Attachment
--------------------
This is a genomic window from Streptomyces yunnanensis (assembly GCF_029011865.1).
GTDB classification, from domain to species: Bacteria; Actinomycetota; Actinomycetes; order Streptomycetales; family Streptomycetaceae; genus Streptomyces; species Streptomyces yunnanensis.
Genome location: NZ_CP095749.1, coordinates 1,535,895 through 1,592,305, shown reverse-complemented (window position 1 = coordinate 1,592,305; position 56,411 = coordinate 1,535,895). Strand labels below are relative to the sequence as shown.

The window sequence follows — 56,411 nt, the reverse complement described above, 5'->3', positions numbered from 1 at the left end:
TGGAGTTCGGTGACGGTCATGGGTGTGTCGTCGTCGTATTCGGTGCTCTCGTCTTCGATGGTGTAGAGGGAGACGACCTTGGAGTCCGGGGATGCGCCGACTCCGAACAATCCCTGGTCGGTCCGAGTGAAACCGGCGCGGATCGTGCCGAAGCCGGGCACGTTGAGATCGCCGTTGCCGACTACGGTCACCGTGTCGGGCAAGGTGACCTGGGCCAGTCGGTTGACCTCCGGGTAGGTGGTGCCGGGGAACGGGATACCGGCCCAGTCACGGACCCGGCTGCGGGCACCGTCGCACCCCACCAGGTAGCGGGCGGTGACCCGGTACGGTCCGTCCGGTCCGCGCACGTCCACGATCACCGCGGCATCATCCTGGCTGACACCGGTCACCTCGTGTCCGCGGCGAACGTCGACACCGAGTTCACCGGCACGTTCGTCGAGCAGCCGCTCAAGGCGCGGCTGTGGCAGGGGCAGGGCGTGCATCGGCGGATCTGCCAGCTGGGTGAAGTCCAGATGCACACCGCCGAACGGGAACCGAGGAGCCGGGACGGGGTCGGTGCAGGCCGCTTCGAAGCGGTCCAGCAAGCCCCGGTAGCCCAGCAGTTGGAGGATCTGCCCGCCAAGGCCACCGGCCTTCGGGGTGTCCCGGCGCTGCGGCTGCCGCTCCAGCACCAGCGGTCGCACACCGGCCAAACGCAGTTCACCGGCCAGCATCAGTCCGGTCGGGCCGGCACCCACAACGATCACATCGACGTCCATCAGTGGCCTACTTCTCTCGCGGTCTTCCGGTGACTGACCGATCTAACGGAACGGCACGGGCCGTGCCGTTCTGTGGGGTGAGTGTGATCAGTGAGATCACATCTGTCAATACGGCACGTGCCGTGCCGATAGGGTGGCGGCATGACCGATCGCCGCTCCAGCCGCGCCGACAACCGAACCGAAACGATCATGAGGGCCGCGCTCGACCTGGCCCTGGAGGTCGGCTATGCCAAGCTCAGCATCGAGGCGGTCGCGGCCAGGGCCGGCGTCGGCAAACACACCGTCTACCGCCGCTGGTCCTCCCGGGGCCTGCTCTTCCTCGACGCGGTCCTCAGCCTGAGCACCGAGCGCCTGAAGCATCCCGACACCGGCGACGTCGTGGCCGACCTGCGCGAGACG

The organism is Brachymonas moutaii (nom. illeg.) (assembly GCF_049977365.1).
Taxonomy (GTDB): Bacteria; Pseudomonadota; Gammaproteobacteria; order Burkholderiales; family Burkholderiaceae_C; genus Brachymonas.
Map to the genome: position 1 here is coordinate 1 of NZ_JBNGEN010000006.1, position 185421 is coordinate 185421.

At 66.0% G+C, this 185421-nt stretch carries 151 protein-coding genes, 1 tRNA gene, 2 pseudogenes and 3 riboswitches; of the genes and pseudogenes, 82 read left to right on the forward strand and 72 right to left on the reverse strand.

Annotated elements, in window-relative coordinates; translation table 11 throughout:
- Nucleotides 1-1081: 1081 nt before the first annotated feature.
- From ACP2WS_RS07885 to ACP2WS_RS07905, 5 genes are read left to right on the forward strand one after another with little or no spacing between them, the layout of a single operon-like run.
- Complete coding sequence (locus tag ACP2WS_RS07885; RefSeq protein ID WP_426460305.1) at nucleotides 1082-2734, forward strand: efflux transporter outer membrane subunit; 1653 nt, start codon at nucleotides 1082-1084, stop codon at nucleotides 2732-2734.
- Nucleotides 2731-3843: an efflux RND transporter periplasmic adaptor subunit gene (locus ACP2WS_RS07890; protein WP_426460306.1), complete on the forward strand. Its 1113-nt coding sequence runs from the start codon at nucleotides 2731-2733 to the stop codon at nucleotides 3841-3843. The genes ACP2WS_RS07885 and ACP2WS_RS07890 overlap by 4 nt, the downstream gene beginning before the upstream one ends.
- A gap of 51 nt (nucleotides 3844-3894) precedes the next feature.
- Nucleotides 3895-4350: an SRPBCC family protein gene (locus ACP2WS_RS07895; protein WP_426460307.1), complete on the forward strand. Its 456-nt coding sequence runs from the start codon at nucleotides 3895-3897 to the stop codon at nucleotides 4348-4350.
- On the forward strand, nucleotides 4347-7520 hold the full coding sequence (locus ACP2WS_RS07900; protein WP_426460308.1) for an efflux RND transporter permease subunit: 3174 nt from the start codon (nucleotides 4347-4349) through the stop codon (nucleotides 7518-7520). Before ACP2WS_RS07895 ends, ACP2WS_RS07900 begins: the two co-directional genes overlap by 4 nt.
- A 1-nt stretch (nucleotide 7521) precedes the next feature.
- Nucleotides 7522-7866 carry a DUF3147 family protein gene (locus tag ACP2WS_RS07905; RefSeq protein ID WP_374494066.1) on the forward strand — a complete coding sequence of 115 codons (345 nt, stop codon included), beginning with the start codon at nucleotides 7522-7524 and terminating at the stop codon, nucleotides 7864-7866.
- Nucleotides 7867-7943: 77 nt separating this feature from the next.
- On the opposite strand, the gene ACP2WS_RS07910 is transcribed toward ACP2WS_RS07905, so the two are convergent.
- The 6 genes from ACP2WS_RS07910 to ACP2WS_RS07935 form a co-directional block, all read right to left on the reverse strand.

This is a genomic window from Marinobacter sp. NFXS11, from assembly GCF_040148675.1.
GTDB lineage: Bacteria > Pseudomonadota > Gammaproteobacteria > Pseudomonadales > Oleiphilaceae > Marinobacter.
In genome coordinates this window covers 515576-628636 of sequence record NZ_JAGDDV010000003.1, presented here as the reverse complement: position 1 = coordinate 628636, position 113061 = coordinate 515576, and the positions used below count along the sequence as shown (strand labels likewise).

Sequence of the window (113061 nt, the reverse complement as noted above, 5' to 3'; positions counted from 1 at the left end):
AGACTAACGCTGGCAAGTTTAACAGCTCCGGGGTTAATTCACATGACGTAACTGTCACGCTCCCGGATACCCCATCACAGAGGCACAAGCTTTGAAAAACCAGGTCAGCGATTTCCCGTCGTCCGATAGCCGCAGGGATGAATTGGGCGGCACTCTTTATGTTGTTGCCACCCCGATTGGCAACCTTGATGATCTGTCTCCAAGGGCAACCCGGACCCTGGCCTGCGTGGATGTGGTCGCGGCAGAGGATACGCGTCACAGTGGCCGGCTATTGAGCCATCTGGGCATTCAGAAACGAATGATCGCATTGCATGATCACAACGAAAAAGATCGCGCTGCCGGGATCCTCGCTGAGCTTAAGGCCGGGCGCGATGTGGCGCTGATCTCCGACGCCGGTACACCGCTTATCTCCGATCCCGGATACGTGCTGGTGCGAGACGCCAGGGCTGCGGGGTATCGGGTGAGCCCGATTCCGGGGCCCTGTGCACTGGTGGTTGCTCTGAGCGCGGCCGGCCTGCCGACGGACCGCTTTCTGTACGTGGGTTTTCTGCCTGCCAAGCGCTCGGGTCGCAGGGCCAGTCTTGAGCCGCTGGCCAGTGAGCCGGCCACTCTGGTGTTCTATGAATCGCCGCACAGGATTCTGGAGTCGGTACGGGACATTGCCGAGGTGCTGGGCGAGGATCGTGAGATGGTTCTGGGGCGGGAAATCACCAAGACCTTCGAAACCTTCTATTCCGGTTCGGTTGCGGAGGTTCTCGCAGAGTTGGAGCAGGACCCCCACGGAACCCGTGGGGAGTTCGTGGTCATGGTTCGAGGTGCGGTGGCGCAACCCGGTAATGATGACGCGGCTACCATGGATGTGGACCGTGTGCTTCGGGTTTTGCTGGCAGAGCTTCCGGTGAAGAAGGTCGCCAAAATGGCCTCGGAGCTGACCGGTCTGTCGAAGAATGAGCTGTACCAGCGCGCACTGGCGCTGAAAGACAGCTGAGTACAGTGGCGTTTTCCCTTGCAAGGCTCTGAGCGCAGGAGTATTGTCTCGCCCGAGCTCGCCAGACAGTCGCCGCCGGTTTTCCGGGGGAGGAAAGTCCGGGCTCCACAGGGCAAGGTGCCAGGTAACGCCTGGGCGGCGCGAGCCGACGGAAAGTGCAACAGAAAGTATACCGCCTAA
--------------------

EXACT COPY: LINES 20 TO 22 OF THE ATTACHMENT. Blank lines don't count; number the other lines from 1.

- Nucleotides 7867-7943: 77 nt separating this feature from the next.
- On the opposite strand, the gene ACP2WS_RS07910 is transcribed toward ACP2WS_RS07905, so the two are convergent.
- The 6 genes from ACP2WS_RS07910 to ACP2WS_RS07935 form a co-directional block, all read right to left on the reverse strand.